While we all, at some level, understand that we’re motivated by pain and pleasure, it’s amazing how we can learn, especially in our Western culture, to ignore the concomitant fact that moving toward pleasure makes us feel good, and is good for our health, while moving toward pain does the opposite.
Yes, “no pain no gain” has its place. It fits for cognitive learning experiences, like struggling to learn a new language, or new theory; and physical endeavors, like weight lifting and increasing your ability to jog, but when it comes to emotional experiences, we don’t benefit from the negative. It takes a tremendous toll.
One of the immediate goals of emotional intelligence is to increase your self-awareness. Not to the point where you spend all your time analyzing yourself and looking inward, but enough so you can assess quickly your emotional states, and, more importantly, the cost they have for you.
What do you feel?
At the rudimentary level, you can learn by asking yourself several times a day, “How am I feeling?” Don’t answer it superficially, but rather at the level of how you’re feeling physically, mentally, emotionally, and spiritually. In this way, you can learn the physiological signals to your own emotions.
For instance, I have talked with people who didn’t realize their stomach was “in knots” because it always had been, and that’s the way they thought it should be. Or you may not connect that sudden pain in your neck with the proper antecedent. I remember driving back to town with a friend after a weekend away, and as we got closer to home, she started talking about her boyfriend, and not in very positive ways. As she did, she started stroking, twisting and “cracking” her neck, which was evidently getting tighter due to the fact that her boyfriend was sounding to me, at any rate, like the proverbial “pain in the neck,” though she wasn’t aware of it until I put the two together for her. Up to that point in the trip she had been pain-free. This is not a good sign re: the relationship!
Where do you feel it?
When you begin to recognize the physical signs quickly, you can do what it takes to protect yourself. We say that certain people “drain us,” and this means drain important energy we could be using elsewhere to better advantage.
Why do you feel it?
The next step is to ask yourself WHY you feel that way. Emotions are often complex and when you learn to sort through them, you find that some variables that contribute to them can be changed or avoided, such as being too hot, or too lonely; but that in other cases, there’s nothing you can change, such as a person or situation that continually drains your energy. No matter how else you’re feeling, even if you’re completely rested and feeling great, you find this person or situation always has the same result. In that case, if the toll is high, and you pay the price every time, the wise choice would be to eliminate this situation or person.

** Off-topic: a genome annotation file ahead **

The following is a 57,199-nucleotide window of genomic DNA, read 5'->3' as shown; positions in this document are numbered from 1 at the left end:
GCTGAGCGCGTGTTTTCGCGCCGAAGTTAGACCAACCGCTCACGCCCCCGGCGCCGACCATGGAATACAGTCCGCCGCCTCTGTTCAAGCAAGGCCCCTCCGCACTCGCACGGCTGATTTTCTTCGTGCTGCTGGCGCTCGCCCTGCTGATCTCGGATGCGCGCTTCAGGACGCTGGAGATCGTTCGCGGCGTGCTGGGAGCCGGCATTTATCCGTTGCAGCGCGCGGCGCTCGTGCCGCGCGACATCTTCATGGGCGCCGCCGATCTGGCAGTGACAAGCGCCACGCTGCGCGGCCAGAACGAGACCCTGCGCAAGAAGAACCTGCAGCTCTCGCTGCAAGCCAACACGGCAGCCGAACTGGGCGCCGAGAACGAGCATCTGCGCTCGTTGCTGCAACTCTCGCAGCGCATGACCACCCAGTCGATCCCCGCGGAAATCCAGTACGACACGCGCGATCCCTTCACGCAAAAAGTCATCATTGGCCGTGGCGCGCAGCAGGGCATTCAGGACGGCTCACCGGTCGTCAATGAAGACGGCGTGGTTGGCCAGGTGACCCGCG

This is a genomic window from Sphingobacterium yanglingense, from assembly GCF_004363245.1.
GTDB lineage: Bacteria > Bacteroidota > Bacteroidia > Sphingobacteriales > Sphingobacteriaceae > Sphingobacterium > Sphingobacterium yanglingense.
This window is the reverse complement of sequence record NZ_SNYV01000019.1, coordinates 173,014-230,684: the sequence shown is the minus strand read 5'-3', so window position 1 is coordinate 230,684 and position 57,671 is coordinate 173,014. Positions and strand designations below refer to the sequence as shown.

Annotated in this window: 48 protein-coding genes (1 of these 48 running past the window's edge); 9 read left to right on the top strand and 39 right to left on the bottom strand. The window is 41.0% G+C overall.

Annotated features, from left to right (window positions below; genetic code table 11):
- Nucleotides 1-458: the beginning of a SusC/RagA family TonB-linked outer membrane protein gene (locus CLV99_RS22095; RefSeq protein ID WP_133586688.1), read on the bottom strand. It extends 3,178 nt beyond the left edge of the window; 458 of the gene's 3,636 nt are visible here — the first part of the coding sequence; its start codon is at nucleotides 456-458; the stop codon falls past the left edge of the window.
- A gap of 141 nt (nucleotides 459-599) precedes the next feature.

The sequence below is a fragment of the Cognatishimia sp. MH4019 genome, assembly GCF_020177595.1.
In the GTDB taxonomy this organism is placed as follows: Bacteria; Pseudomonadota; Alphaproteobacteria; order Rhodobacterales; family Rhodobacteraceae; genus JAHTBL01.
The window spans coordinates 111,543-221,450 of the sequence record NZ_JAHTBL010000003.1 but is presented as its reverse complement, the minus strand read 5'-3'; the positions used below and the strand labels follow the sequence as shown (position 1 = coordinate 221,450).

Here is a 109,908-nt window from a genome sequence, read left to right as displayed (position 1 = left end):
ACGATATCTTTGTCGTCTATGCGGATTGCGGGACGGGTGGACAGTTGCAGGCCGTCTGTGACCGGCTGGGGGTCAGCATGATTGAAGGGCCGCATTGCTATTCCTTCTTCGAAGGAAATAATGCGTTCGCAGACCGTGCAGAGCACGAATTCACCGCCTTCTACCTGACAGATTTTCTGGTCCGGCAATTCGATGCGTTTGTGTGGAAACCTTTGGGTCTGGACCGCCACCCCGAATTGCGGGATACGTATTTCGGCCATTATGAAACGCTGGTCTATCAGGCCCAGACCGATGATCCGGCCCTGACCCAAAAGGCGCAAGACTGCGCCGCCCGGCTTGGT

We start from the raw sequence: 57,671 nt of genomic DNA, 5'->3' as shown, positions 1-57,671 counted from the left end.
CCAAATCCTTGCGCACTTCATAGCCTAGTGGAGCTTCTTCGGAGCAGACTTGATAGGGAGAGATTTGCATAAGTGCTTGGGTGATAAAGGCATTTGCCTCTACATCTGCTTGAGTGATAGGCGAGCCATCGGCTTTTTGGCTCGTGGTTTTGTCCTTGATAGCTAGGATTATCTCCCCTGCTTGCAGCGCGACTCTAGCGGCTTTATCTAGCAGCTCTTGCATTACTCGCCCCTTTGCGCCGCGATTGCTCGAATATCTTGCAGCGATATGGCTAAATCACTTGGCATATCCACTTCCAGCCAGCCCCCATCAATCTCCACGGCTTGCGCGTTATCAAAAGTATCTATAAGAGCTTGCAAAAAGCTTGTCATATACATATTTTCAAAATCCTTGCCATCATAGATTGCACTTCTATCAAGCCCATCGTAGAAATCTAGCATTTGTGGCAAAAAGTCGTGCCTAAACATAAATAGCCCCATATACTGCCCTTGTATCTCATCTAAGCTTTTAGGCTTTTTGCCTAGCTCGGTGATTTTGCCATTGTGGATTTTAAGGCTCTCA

In this way you can identify which situation and people bring you pleasure, and which bring you pain, and make wise decisions.
In the case of my friend in the car, she might have had that experience also if her boyfriend were currently facing a bypass or cataract surgery. You need to be able to sort out what’s causing what. Is it pain about someone you love, or is someone you love causing you pain?
This is important because being able to experience and process a negative emotion gives you more confidence in your ability to manage them. The better you understand what’s going on, the more you realize you have a choice. If you study how to process a certain negative emotion, such as anger, you’ll come to know your trigger-points, and your patterns of response that aren’t productive. These you can always change. You can also choose which things are worth the energy it takes, and the physical stress toll it takes, to get angry.
Understanding your ability to change things gives you personal power. You always have a choice. You have the option to avoid things that make you angry, to avoid criticizing yourself when you do feel angry, to learn how to calm yourself more quickly, to change how you respond when you get angry –- both internally and externally -– and to eliminate people who constantly make you angry.
The more you learn about emotions in general, and yours in particular, the more options you have. You will become less puzzled in the grip of an emotion, less rigid in your responses, and better able to think and respond (or not) rather than feel and react mindlessly. This makes you a full and complex human being, not an input-operation-output machine.
We generally acquire more emotional intelligence throughout our lifetime, but it’s not a given if you aren’t processing and becoming aware. If you find yourself swamped by the same things over and over, take a look at what’s going on, do some reading, and work with a coach. If a certain situation always triggers a reaction from you that gets you in trouble, understand this is something you can change. You can learn to bring about a different outcome. After all, not everyone who gets angry hits someone, gets hot under the collar, shouts, becomes passively defiant, or sings a happy tune. Of all the responses out there that are possible, you can learn to choose the best one for you at the time.
Susan Dunn, The EQ Coach, Global EQ. Emotional intelligence coaching to enhance all areas of your life -- career, relationships, midlife transition, resilience, self-esteem, parenting. EQ Alive! -- excellent, accelerated, affordable EQ coach certification. Susan is the author of numerous ebooks, is widely published on the Internet, and is a regular speaker for cruise lines. For more details, visit: http://www.susandunn.cc. For a FREE EQ ezine, email her at firstname.lastname@example.org with "ezine" for the subject line.© 2008 Susan Dunn
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